Vitto’s

I was sitting in a dark bar on a bright day with a cold drink in front of me and blues on the jukebox that I didn’t recognize, and I was trying to feel good about it. But it was no use. She was gone. Everyone said I should be happy and maybe they were right. She’d done me in good. I fell for everything except the one thing she’d wanted and now I was paying for it. I tried to be brave. But I knew it wouldn’t last. Once I finished my drink and stepped outside into the sun it would all come crashing down. The sun always got me. There was nothing like feeling bad when you knew that everyone else was feeling good.

I wanted to read some Hammett to distract me, but one thing this place wasn’t, was a library. For that I had to go to the men’s room and read the walls. But nobody wrote on bathroom walls anymore.

Then the door opened and everything fell apart. The situation wasn’t real. I was fantasizing, making things up as I waited. I was only imagining that I’d been wronged, that a woman had left me and that I somehow deserved it. Only the bar was real. It was the perfect place for feeling miserable and I wanted some of that for old time’s sake. The place was nearly empty. There was grime on the windows, filtering the sunlight. The barstools were heavy wood and the banquettes were wrapped in dark red leather. A mirror ball hung from a corner of the ceiling, slowly turning, and the light was impossible to read by. It was a room where something should happen. I felt a little cheated that I was only waiting for my wife and step daughter to join me for an early dinner and that everything was okay. I had a good marriage. There were plenty of vegetarian options on the happy hour menu. There wasn’t even a jukebox, just ceiling speakers, and the blues were probably coming from a Pandora station.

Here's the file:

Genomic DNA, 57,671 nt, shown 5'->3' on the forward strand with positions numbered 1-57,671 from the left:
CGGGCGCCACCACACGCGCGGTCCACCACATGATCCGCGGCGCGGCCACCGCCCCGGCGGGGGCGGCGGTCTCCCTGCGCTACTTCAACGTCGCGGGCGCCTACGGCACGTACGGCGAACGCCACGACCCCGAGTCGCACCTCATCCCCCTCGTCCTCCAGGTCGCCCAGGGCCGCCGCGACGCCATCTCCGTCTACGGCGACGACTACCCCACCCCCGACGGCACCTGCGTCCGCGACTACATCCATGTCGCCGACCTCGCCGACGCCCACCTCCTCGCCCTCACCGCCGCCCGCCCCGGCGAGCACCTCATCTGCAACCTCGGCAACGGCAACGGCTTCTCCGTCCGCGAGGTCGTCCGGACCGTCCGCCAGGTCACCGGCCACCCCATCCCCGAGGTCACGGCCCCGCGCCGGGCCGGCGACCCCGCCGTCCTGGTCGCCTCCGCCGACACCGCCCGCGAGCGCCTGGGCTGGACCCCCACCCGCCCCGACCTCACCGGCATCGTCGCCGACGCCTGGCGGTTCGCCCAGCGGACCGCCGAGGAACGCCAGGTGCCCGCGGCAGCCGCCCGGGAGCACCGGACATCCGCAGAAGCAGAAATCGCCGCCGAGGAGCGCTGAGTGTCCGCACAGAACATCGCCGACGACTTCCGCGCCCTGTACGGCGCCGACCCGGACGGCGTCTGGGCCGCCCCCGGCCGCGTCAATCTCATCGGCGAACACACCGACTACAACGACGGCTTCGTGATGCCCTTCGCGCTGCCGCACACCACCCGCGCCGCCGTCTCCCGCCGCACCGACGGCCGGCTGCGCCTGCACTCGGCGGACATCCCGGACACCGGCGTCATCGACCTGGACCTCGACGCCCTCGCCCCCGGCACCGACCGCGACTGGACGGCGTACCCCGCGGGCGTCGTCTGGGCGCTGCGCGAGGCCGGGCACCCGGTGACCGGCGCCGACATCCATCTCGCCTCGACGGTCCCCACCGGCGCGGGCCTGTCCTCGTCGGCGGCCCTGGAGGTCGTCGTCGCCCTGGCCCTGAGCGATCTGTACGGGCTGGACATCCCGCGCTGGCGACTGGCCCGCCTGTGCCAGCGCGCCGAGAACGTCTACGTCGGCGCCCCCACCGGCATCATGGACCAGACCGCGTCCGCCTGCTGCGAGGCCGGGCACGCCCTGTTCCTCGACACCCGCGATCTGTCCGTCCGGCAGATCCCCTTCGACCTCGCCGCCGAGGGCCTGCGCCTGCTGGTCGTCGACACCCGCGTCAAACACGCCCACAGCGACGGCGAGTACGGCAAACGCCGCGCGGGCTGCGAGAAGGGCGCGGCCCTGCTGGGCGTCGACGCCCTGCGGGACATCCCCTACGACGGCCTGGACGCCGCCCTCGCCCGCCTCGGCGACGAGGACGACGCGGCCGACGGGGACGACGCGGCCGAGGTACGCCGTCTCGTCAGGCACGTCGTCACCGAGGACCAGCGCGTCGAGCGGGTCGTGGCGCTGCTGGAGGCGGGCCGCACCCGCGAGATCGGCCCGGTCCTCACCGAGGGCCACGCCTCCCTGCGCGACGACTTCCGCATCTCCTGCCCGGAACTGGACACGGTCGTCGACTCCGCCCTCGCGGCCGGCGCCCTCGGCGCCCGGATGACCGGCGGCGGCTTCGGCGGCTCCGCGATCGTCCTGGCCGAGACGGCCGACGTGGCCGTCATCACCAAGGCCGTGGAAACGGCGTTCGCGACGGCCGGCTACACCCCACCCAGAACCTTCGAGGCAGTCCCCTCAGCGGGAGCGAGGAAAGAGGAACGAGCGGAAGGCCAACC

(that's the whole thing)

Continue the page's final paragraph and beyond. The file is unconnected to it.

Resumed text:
What a disappointment. There weren’t going to be any Mafia hits, or old drunks crying at the bar, peeling the labels off their beer bottles with dirty fingernails. It just looked that way.

“Wow, check out this place,” I heard my wife’s voice say from behind me. Her hand touched my back.

I’d had an all right life so far. I’d been looked down on by some and looked up to by others. In this place, on this day, it didn’t seem fair.

Tings

This entry was posted in Uncategorized. Bookmark the permalink.

3 Responses to Vitto’s

Leave a Reply

Your email address will not be published.